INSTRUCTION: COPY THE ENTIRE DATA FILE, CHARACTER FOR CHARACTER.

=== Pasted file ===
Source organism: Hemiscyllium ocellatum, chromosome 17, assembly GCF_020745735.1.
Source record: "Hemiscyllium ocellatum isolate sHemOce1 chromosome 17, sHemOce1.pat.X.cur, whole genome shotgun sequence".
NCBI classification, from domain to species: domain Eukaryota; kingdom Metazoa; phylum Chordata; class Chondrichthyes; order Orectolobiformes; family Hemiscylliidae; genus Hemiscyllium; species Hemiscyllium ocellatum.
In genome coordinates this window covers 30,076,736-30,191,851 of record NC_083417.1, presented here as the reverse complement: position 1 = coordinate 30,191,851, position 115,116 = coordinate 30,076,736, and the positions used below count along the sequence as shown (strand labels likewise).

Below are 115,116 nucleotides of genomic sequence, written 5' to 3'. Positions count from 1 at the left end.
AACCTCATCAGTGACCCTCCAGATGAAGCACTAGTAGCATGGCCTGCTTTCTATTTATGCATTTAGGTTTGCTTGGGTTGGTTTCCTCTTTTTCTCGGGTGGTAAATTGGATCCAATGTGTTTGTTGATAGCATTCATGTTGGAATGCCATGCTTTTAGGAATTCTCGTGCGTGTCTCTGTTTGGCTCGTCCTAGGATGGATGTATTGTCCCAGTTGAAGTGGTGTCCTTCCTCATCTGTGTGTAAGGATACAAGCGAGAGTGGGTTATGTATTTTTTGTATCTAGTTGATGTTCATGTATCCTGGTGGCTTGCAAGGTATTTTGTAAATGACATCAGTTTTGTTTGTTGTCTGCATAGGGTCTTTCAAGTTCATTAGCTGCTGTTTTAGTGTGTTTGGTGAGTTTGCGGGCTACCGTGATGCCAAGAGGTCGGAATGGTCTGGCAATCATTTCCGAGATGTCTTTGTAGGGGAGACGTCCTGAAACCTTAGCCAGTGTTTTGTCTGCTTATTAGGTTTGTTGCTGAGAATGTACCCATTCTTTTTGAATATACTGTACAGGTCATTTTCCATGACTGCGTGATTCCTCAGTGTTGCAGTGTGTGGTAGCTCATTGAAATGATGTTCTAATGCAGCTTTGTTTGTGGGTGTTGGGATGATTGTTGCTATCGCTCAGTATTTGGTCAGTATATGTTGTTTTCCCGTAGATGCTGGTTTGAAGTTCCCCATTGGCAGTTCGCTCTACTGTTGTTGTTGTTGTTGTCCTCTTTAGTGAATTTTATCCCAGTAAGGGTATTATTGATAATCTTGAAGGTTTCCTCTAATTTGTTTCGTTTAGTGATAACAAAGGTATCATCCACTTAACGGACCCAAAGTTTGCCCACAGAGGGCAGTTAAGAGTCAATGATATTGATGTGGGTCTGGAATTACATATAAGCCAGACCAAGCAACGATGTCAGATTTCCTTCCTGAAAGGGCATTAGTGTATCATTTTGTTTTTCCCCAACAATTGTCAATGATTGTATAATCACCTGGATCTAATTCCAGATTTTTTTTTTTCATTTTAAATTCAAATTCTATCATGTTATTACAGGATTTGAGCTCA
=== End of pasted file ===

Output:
Source organism: Hemiscyllium ocellatum, chromosome 17, assembly GCF_020745735.1.
Source record: "Hemiscyllium ocellatum isolate sHemOce1 chromosome 17, sHemOce1.pat.X.cur, whole genome shotgun sequence".
NCBI classification, from domain to species: domain Eukaryota; kingdom Metazoa; phylum Chordata; class Chondrichthyes; order Orectolobiformes; family Hemiscylliidae; genus Hemiscyllium; species Hemiscyllium ocellatum.
In genome coordinates this window covers 30,076,736-30,191,851 of record NC_083417.1, presented here as the reverse complement: position 1 = coordinate 30,191,851, position 115,116 = coordinate 30,076,736, and the positions used below count along the sequence as shown (strand labels likewise).

Below are 115,116 nucleotides of genomic sequence, written 5' to 3'. Positions count from 1 at the left end.
AACCTCATCAGTGACCCTCCAGATGAAGCACTAGTAGCATGGCCTGCTTTCTATTTATGCATTTAGGTTTGCTTGGGTTGGTTTCCTCTTTTTCTCGGGTGGTAAATTGGATCCAATGTGTTTGTTGATAGCATTCATGTTGGAATGCCATGCTTTTAGGAATTCTCGTGCGTGTCTCTGTTTGGCTCGTCCTAGGATGGATGTATTGTCCCAGTTGAAGTGGTGTCCTTCCTCATCTGTGTGTAAGGATACAAGCGAGAGTGGGTTATGTATTTTTTGTATCTAGTTGATGTTCATGTATCCTGGTGGCTTGCAAGGTATTTTGTAAATGACATCAGTTTTGTTTGTTGTCTGCATAGGGTCTTTCAAGTTCATTAGCTGCTGTTTTAGTGTGTTTGGTGAGTTTGCGGGCTACCGTGATGCCAAGAGGTCGGAATGGTCTGGCAATCATTTCCGAGATGTCTTTGTAGGGGAGACGTCCTGAAACCTTAGCCAGTGTTTTGTCTGCTTATTAGGTTTGTTGCTGAGAATGTACCCATTCTTTTTGAATATACTGTACAGGTCATTTTCCATGACTGCGTGATTCCTCAGTGTTGCAGTGTGTGGTAGCTCATTGAAATGATGTTCTAATGCAGCTTTGTTTGTGGGTGTTGGGATGATTGTTGCTATCGCTCAGTATTTGGTCAGTATATGTTGTTTTCCCGTAGATGCTGGTTTGAAGTTCCCCATTGGCAGTTCGCTCTACTGTTGTTGTTGTTGTTGTCCTCTTTAGTGAATTTTATCCCAGTAAGGGTATTATTGATAATCTTGAAGGTTTCCTCTAATTTGTTTCGTTTAGTGATAACAAAGGTATCATCCACTTAACGGACCCAAAGTTTGCCCACAGAGGGCAGTTAAGAGTCAATGATATTGATGTGGGTCTGGAATTACATATAAGCCAGACCAAGCAACGATGTCAGATTTCCTTCCTGAAAGGGCATTAGTGTATCATTTTGTTTTTCCCCAACAATTGTCAATGATTGTATAATCACCTGGATCTAATTCCAGATTTTTTTTTTTCATTTTAAATTCAAATTCTATCATGTTATTACAGGATTTGAGCTCA